By showing that Heidegger’s earliest philosophical concerns were informed by his reading of Dilthey, Scharff also aims to show that “Heidegger did not start his career by asking about the meaning of Being,” but “by asking (with pointed references to the unsatisfactory options he saw around him) how he should philosophize” (xiii). For on Scharff’s account, only once Heidegger learned from Dilthey how to philosophize from the standpoint of lived-through historical life itself did he then gain the “‘confident assurance’ to proceed with his topic(s)” (xiv). This view opposes what Scharff takes to be the “general interpretive trend” among “readers of Heidegger” to interpret his “path” of thinking strictly in terms of the topics about which he philosophizes (xiii-xiv). However, Scharff urges that this is not “just a scholarly point” (xiv). For if philosophers today are concerned only with what thinkers say and not with their deepest factical concerns in saying it, then it indicates that the question of how to philosophize “is about as elusive and neglected a question today as it was when Heidegger raised it” (xiii-xiv). In discussing the decisive influence of Dilthey on the young Heidegger, then, Scharff seeks to incite in his readers a renewed interest in this question.
The book consists of six chapters. Chapter one advocates for a hermeneutic strategy that takes the nature of Heidegger’s “destructive retrievals” of Dilthey and Husserl to be more a matter of retrieval with respect to Dilthey and more a matter of destruction with respect to Husserl. Based on this strategy, the book is further divided into two main parts. Part one (chapters two and three) focuses on Heidegger’s “destructive retrieval” of Dilthey: chapter two argues that what is philosophically significant about Dilthey’s association with the Erklären-Verstehen debate, as mentioned, is not the distinction that he makes between two different kinds of science, but the “nontraditional philosophical standpoint” from which he makes the distinction; chapter three presents evidence to show that Heidegger’s hermeneutic of facticity in Being and Time is an appropriation of Dilthey’s own attempt to interpret lived-through historical life from out of itself. Part two (chapters four and five) focuses on Heidegger’s “destructive retrieval” of Husserl: chapter four spells out the ways in which Heidegger thinks Husserl’s tradition-bound account of phenomenology fails to be a genuinely phenomenological philosophy; chapter five shows how Heidegger’s critical appropriation of Husserl is informed by his prior reading of Dilthey. The study concludes (with chapter six) by explaining that, for Heidegger, if a philosophy is to be truly phenomenological, it must always remain “provisional.” This is not just because life itself is a perpetual task, but because it has a structural tendency toward “forgetfulness.” What this means is that even if a philosopher manages to capture in concepts the living-through of historical life itself, these concepts, by virtue of the fact that their intelligibility is governed by the shared, public interpretations of traditional inheritance, will always eventually become trivial and thus conceal what was genuinely grasped. As a result, a truly phenomenological philosophy must be practiced on the basis of the understanding that the living-through of historical life itself cannot be captured in concepts once and for all by securing in advance a proper method, but must be continuously won from the constant pull of tradition. The title of the work also expresses this point precisely: one cannot become phenomenological; one must continuously be in the process of “becoming phenomenological.”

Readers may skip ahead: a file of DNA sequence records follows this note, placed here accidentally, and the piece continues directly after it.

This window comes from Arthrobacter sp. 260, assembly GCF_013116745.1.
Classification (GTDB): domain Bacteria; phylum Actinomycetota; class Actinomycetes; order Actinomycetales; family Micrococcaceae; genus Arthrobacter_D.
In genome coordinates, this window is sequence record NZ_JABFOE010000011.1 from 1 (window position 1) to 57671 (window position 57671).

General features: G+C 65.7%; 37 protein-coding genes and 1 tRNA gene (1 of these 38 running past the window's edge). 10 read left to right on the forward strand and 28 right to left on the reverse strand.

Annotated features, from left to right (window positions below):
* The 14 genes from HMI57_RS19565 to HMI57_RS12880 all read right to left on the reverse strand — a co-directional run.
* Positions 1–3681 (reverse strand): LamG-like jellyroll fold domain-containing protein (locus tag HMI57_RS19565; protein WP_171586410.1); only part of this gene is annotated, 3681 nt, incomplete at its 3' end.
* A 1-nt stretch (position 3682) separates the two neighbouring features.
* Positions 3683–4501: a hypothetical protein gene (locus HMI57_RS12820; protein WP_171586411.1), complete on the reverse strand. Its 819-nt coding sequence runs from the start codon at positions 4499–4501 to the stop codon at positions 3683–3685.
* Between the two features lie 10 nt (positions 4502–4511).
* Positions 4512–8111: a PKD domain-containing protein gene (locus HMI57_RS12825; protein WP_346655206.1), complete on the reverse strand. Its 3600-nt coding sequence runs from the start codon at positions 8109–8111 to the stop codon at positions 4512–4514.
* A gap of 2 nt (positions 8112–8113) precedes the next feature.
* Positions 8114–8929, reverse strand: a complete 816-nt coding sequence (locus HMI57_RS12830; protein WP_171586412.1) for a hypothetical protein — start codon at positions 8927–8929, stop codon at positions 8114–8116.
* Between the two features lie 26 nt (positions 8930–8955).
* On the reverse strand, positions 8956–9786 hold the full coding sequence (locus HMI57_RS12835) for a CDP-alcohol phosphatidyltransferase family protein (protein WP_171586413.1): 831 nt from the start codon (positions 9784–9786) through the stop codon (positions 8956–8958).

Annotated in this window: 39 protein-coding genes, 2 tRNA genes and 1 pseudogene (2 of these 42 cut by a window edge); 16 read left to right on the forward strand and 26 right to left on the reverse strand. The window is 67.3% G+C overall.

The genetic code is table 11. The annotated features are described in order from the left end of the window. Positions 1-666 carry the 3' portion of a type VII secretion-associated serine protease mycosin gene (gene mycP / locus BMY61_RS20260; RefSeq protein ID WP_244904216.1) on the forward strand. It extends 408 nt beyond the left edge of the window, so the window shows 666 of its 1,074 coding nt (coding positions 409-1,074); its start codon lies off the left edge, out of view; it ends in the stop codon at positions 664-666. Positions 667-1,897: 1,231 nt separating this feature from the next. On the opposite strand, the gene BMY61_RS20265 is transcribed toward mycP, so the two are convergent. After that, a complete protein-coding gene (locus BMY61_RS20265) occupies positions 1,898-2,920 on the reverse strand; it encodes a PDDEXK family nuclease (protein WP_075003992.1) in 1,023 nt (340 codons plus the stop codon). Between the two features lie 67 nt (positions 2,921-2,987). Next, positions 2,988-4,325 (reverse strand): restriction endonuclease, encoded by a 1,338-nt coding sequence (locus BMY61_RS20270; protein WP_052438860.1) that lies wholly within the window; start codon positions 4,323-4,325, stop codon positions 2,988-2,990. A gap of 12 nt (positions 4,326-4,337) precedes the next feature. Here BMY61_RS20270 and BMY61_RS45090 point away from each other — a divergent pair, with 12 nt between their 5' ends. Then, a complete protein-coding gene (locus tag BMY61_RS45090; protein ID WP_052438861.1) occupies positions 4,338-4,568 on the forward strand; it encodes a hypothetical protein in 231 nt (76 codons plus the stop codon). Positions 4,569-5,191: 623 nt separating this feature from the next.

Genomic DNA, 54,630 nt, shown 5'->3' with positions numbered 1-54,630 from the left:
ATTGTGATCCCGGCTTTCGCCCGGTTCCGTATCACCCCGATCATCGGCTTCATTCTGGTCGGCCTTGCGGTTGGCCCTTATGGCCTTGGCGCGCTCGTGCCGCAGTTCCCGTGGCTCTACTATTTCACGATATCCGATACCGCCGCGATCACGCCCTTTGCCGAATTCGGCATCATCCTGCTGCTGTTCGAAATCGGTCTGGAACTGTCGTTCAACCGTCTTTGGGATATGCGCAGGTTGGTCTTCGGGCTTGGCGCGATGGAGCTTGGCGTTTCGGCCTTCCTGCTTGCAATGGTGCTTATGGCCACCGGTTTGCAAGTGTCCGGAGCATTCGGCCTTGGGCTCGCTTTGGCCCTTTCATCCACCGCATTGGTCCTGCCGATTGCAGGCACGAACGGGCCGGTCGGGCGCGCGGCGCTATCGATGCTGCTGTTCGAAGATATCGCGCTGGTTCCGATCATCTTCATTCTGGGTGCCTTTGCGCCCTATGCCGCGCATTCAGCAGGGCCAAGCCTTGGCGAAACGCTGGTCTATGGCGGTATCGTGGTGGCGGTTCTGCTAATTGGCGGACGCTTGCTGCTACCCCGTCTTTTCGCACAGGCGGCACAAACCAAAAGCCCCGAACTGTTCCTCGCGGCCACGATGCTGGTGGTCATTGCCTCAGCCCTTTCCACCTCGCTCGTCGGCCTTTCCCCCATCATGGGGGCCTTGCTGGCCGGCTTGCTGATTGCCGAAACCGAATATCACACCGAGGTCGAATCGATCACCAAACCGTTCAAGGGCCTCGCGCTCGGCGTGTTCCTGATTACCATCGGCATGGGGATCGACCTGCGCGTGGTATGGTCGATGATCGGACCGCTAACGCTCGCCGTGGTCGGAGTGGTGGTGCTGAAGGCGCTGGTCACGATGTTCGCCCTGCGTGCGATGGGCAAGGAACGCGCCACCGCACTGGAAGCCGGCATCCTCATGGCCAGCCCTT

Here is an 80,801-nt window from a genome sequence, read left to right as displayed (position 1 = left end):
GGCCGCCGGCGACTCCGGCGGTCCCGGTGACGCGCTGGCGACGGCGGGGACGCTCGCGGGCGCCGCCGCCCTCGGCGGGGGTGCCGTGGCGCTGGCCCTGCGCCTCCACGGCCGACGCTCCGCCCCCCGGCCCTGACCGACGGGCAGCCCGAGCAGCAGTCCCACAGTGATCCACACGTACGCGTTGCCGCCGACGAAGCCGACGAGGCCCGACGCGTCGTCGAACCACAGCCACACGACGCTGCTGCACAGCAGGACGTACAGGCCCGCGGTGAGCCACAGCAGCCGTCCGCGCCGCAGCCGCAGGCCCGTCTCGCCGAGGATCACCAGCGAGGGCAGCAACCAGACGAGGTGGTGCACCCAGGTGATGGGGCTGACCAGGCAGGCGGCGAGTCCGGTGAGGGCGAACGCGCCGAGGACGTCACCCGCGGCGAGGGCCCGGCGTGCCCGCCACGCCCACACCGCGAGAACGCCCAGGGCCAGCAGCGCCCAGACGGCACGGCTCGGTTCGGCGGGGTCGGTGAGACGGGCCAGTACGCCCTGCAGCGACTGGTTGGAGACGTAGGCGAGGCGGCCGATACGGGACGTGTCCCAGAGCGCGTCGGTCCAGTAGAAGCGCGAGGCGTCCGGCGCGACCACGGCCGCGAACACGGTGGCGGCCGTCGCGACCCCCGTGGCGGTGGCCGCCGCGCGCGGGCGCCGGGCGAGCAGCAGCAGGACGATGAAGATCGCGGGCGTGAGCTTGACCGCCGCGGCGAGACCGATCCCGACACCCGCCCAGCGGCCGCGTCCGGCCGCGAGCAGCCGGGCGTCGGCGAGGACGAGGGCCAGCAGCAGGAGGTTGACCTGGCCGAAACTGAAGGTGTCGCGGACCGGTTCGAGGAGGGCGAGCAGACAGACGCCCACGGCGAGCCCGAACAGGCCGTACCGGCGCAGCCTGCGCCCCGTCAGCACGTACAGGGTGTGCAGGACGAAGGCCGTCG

Scharff’s interpretation and analysis of the young Heidegger’s lecture courses are thorough and conducted with care. His work makes an important contribution to the growing body of scholarship on Heidegger’s early thinking, and it will be of considerable interest to a wide variety of scholars working on Heidegger.